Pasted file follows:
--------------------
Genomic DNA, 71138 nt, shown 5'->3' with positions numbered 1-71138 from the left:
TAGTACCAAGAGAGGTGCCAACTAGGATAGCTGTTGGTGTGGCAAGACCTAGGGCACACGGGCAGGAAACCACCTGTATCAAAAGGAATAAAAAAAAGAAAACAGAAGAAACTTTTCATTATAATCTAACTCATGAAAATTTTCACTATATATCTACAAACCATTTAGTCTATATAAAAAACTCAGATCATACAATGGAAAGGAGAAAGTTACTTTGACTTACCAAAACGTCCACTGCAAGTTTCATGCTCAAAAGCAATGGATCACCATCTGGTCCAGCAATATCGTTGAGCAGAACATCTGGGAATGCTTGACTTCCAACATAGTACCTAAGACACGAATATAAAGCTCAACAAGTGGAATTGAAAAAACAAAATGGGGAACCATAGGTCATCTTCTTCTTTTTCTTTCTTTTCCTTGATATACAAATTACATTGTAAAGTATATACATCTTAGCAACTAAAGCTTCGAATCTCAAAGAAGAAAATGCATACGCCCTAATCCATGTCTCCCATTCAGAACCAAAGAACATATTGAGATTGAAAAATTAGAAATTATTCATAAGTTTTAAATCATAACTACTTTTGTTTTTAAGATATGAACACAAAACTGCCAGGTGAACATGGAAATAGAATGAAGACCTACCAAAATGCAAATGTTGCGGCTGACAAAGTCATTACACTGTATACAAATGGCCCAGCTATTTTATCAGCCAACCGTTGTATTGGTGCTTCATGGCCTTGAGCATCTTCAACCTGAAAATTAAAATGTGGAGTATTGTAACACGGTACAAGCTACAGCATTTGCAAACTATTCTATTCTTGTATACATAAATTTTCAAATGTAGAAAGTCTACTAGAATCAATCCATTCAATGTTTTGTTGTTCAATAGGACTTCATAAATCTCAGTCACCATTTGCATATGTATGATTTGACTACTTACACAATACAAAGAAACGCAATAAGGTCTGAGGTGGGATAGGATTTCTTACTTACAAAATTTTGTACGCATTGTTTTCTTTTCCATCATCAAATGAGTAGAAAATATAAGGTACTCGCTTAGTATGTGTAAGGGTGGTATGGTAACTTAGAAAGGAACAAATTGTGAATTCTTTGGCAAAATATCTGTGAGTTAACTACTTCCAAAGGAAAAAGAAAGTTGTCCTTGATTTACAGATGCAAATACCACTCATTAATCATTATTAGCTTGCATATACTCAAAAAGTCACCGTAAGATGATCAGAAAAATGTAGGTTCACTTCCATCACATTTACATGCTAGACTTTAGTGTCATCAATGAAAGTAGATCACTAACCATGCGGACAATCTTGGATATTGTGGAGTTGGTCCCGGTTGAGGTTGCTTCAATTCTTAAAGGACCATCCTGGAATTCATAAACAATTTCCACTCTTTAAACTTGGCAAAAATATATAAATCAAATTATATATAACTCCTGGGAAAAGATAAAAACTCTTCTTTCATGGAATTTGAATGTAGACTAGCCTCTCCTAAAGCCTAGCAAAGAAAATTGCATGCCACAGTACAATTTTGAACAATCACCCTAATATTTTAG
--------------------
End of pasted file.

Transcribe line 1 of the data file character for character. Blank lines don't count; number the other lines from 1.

Genomic DNA, 71138 nt, shown 5'->3' with positions numbered 1-71138 from the left: